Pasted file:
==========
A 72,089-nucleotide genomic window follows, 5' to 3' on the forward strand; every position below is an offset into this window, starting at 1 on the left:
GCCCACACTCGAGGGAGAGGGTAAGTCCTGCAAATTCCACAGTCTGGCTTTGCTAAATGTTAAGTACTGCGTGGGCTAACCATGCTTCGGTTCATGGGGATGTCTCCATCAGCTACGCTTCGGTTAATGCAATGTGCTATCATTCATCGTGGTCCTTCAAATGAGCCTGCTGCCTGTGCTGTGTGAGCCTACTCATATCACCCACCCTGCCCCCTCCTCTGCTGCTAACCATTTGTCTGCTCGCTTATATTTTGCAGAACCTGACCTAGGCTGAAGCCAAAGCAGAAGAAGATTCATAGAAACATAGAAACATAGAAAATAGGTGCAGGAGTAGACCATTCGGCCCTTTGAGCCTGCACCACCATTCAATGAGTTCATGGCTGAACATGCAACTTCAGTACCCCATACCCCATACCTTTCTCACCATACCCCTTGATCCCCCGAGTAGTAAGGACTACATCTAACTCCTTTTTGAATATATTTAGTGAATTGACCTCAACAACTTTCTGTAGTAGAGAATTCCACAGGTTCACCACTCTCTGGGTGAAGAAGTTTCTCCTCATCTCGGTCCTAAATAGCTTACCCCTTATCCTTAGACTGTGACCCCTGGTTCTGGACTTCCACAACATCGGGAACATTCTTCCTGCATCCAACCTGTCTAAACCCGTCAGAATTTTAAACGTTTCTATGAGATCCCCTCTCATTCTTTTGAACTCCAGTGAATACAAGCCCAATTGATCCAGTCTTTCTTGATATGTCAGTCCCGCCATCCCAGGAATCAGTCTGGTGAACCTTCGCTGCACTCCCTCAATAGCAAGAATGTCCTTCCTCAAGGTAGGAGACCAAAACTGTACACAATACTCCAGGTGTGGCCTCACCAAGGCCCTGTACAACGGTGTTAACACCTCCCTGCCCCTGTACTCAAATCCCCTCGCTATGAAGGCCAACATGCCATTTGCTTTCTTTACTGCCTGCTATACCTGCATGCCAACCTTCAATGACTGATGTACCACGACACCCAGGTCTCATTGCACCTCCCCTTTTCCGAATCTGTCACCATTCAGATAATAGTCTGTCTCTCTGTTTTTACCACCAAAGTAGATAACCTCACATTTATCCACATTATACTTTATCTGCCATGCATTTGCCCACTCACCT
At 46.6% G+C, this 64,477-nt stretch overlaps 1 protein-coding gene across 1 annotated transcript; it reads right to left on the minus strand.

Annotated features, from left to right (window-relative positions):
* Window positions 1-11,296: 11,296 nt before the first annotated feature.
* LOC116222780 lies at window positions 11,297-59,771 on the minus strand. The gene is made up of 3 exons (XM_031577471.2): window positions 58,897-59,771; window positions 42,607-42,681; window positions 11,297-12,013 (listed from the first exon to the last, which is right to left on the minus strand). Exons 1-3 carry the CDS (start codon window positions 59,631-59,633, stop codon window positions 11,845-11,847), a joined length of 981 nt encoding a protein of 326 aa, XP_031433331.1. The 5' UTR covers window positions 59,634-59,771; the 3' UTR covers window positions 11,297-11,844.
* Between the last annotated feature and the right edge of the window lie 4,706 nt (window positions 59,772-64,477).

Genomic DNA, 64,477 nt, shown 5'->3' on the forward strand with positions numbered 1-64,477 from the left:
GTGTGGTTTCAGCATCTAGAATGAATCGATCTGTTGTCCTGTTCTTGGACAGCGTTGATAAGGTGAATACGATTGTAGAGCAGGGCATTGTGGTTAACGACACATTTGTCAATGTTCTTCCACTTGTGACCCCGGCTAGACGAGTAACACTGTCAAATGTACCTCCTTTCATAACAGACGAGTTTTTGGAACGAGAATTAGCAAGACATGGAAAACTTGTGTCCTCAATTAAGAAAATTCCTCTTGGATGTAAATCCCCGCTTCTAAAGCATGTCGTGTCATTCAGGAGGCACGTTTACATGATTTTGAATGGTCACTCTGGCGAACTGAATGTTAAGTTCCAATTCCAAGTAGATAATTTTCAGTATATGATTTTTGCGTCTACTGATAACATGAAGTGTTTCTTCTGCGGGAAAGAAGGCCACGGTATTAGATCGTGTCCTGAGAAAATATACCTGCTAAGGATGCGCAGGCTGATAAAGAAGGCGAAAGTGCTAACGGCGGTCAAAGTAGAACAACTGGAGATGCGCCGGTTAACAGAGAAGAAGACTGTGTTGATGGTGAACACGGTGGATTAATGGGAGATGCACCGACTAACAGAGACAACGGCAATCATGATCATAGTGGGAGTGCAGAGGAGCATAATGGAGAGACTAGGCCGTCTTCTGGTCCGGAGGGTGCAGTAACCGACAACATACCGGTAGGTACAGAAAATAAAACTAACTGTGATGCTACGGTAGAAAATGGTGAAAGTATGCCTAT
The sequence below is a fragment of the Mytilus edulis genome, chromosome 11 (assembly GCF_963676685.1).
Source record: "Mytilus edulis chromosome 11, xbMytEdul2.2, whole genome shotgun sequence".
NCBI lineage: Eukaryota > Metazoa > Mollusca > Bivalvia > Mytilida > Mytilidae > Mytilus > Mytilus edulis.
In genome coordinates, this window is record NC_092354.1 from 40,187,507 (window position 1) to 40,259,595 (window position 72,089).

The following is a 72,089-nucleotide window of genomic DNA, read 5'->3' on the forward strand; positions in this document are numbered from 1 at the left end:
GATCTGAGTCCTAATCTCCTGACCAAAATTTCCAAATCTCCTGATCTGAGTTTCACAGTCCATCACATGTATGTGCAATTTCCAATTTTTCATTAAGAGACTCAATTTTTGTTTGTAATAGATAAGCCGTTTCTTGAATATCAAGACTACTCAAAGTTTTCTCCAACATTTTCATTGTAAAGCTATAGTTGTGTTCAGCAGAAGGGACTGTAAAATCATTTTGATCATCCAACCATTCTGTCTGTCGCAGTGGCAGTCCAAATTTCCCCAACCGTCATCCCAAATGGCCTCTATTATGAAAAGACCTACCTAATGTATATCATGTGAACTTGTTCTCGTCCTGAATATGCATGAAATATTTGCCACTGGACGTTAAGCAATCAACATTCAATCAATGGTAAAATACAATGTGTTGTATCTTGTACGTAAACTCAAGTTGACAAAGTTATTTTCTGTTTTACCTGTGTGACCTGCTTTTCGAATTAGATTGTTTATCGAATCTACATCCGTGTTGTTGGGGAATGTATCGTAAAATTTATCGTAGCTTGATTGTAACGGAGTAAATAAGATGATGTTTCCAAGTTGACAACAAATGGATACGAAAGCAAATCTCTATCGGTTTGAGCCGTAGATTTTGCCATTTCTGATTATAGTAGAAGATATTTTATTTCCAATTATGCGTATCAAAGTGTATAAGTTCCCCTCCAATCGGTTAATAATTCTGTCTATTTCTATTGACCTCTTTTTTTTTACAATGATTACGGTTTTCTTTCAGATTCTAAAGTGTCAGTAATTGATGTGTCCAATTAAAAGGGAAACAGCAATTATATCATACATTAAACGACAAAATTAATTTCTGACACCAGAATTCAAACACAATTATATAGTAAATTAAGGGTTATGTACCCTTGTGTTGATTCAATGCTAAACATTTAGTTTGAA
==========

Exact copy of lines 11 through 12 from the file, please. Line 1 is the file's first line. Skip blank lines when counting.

Source record: "Mytilus edulis chromosome 11, xbMytEdul2.2, whole genome shotgun sequence".
NCBI lineage: Eukaryota > Metazoa > Mollusca > Bivalvia > Mytilida > Mytilidae > Mytilus > Mytilus edulis.